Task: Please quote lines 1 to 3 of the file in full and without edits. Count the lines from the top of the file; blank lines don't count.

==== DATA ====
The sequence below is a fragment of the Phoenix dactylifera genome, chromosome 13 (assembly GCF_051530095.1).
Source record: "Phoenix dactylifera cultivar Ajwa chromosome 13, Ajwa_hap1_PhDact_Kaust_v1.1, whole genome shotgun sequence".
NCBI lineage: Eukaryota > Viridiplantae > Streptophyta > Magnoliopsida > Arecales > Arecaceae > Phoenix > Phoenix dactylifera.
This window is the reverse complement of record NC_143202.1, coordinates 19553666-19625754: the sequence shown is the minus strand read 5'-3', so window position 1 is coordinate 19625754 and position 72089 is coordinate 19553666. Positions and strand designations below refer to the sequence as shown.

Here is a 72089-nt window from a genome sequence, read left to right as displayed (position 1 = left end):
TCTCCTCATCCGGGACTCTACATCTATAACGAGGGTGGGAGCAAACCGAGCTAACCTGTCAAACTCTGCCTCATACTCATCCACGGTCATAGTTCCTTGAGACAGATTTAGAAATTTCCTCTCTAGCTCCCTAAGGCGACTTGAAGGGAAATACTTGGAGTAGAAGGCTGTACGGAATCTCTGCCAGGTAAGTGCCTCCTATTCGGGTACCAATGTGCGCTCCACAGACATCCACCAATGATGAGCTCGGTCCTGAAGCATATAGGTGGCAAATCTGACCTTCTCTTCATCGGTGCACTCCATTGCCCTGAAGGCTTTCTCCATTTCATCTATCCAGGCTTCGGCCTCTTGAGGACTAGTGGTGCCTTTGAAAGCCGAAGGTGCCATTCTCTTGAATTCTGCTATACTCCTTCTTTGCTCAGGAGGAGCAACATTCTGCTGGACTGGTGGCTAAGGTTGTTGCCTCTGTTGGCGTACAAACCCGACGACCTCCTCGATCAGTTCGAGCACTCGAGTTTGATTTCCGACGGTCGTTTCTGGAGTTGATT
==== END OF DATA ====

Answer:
The sequence below is a fragment of the Phoenix dactylifera genome, chromosome 13 (assembly GCF_051530095.1).
Source record: "Phoenix dactylifera cultivar Ajwa chromosome 13, Ajwa_hap1_PhDact_Kaust_v1.1, whole genome shotgun sequence".
NCBI lineage: Eukaryota > Viridiplantae > Streptophyta > Magnoliopsida > Arecales > Arecaceae > Phoenix > Phoenix dactylifera.